|Submitted by Jason S. |
(Dec 21, 2009)
Eye of the World, written by James Oliver Rigney, Jr.—also known as Robert Jordan—is the first of roughly 14 books known collectively as the Wheel of Time series. Wheel of Time is a modern high fantasy saga; and it is quite possibly one of the most epic and extraordinary works of its kind in literary history. The quality of the Wheel of Time series as a whole is certainly comparable to (if it does not surpass) J.R.R. Tolkien’s more popular epic, The Lord of the Rings. It has attracted millions of fans and few real enemies. In fact, it is an extraordinary novel. I would give it an eight out of ten or so, and this is a stretch for a fan attempting to be subjective. The plot is extensive and intricate enough to attract anyone looking for an escape from reality. Having said that, the story itself is not without a few shortcomings. Some of the plot elements could be regarded as outright cliché, and The Lord of the Rings was clearly its predecessor in some respects.
What does make Eye of the World so unique is Jordan’s singular eye for detail. Jordan does not just stop at creating his own universe. He fleshes each landscape, scene, and element out with incredibly rich and colorful minutiae. Characters are well-placed into highly developed and sophisticated societies, and move through a complex, lifelike world. It has been speculated that Jordan knew exactly how the last chapter of the final book would end even as his pen first touched the opening pages of his foremost book, Eye of the World. It shows. The reader is taken in and fascinated when a miniscule event such as a dream comes back to change the course of the story; or a sentence of prophecy comes cataclysmically true.
Unfortunately, what serves to make Eye of the World great may also be its downfall. Jordan’s eye for detail can sometimes lead him off into tangents which, while interesting, do not necessarily further the plot. Eye of the World has also been accused—rightly, to some degree—of a bad case of predictability. For some, it is exciting to use Jordan’s formula of writing to sort of play along and guess at what happens next; while others object that many of the major plot points are telegraphed hundreds of pages (or in the case of the series, entire books) in advance. The plot in Eye of the World also fairly reeks of Tolkien. Rand, Mat, and Perrin (a.k.a. Frodo, Sam, Merry and Pippin) are chased cross country by Trollocs and Myrdraal (a.k.a. Orcs and Nazgul); Myrdraal and Nazgul both hate water; the party of heroes gets split up at Shadar Logoth (a.k.a. Amon Hen); the list goes on. Finally, Jordan seems to have an imbalance in his writing in that he has a habit of concentrating too much on the plot and the world which he has created with the result that character development is severely lacking. While the characters are believable, their emotions and interactions oftentimes feel forced.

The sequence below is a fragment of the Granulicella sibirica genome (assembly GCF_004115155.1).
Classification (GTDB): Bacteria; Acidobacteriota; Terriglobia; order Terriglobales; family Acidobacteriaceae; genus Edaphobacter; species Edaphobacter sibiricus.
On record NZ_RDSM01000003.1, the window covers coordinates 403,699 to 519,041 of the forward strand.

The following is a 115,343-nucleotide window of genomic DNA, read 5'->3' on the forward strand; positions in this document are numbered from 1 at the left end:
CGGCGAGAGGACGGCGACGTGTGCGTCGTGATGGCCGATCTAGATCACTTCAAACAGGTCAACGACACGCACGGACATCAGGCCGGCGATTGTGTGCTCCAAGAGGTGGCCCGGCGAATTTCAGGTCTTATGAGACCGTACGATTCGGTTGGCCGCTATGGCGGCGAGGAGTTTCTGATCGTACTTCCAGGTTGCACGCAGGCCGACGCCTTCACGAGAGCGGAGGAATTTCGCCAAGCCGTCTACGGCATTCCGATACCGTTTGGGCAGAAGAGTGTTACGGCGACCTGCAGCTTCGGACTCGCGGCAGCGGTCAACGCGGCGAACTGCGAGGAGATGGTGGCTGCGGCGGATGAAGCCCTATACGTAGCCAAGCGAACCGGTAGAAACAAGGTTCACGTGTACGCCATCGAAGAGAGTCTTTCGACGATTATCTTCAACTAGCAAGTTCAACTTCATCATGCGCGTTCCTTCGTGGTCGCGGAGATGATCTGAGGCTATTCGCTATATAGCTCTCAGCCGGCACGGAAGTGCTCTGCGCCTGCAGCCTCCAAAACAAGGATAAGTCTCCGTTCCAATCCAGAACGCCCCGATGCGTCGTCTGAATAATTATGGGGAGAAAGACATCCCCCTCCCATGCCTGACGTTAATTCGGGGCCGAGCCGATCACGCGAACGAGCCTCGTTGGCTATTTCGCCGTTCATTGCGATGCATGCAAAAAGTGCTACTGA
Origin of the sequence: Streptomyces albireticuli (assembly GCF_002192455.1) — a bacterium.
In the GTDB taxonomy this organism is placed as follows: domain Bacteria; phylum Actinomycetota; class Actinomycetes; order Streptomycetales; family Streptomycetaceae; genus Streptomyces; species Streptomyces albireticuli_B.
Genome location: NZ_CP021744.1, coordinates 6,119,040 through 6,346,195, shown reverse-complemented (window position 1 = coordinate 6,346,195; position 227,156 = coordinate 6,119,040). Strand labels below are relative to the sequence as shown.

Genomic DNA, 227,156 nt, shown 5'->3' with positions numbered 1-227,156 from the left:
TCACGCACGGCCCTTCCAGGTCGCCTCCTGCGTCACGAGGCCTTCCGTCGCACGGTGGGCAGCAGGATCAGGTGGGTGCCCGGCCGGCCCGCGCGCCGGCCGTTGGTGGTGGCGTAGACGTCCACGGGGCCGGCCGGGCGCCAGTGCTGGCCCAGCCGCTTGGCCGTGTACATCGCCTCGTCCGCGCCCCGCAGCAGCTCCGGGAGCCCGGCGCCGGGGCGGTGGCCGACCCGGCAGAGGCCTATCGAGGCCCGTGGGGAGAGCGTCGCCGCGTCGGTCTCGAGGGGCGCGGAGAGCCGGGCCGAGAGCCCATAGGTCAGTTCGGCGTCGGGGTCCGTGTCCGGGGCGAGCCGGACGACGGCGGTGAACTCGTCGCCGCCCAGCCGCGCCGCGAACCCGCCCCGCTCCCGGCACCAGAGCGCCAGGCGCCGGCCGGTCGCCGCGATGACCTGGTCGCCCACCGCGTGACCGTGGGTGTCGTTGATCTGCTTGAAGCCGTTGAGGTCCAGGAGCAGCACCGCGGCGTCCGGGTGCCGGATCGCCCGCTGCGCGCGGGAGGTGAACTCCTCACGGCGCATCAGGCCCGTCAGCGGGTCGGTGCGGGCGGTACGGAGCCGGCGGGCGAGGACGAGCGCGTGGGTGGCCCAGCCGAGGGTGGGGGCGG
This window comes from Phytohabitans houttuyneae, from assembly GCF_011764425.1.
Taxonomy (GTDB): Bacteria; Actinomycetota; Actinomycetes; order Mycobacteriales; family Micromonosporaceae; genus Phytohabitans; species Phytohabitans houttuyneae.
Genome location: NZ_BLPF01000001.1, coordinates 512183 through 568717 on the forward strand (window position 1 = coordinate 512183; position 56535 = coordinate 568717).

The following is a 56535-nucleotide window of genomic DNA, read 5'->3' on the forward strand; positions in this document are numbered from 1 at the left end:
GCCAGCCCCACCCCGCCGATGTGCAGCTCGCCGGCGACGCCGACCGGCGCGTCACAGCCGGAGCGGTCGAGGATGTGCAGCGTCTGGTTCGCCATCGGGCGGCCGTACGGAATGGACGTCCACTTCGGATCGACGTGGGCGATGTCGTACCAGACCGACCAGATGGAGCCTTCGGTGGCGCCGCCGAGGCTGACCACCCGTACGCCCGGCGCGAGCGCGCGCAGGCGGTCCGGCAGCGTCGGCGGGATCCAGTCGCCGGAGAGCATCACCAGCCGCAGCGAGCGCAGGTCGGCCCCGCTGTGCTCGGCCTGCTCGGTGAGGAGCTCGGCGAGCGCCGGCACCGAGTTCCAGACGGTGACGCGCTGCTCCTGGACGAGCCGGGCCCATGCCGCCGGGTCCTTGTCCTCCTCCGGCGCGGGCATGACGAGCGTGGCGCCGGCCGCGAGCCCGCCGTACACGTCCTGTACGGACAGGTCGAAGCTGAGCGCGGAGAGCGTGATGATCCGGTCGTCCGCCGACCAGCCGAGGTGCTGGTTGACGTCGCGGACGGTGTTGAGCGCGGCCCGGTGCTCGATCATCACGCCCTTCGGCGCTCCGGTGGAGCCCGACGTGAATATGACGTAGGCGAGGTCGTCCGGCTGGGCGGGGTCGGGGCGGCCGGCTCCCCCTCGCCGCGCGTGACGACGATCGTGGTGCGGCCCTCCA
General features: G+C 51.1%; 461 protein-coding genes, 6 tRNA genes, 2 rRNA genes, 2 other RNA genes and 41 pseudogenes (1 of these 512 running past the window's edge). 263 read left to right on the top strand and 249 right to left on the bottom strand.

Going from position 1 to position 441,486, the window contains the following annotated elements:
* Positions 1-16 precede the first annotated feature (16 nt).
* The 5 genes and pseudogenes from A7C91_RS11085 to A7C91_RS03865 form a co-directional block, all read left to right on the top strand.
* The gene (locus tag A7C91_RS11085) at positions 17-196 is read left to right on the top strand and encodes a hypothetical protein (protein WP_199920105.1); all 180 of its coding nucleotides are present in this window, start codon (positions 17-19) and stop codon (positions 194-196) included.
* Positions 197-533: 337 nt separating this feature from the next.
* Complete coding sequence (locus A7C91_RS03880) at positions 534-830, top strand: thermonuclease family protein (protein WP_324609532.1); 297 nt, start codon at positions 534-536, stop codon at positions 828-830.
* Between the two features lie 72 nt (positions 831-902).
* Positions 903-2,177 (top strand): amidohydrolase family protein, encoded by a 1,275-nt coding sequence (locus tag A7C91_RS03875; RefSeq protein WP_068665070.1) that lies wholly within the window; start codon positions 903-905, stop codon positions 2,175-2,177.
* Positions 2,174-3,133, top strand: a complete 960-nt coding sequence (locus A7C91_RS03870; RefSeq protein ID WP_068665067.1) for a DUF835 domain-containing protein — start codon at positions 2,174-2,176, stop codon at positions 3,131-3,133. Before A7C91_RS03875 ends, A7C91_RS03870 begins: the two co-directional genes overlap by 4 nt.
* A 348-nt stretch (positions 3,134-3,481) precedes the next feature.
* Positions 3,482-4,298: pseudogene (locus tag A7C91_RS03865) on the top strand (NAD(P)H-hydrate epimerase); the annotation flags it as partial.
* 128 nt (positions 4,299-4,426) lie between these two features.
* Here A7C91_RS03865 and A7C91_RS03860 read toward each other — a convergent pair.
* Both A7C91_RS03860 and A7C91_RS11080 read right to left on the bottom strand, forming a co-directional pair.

To anyone wondering whether or not to read this book, I say go for it. Although Jordan may have borrowed elements from other fantasy epics, the end product is distinctly his own. Science fiction/fantasy readers will enjoy it most. To anyone else looking for a casual read, I have one warning: Eye of the World is far from casual. The intricate details involved will take the reader on a whopping 782-page journey of his own. In short, if you are willing to commit to finishing this novel, willing to plow through a sidetrack or two as well as some superfluous details to reach the end, you may find yourself with a story you can look back on and treasure. And as I have said before, Jordan’s world is certainly vast enough to appease anyone looking for a little escape from reality. If any of this sounds like you, it is essential that you give it a try.
For in the end, the beauty of anything really is in the eyes of its beholder. Books are no different. Some people love Eye of the World; others hate it. Many, like me, could not handle Jordan’s prose on the first time through but returned to discover its brilliance. Indeed, much of what makes the novel great in some eyes is its greatest downfall in the eyes of others. Whatever your disposition, the value of Eye of the World is probably best understood in the context of its place among the Wheel of Time series. If nothing else, though, its conclusion is fulfilling enough for one to consider it a stand-alone novel and be done with it. In conclusion, this is not by any means a light read; but if you’re looking to immerse yourself completely in another world, Eye of the World is the book for you.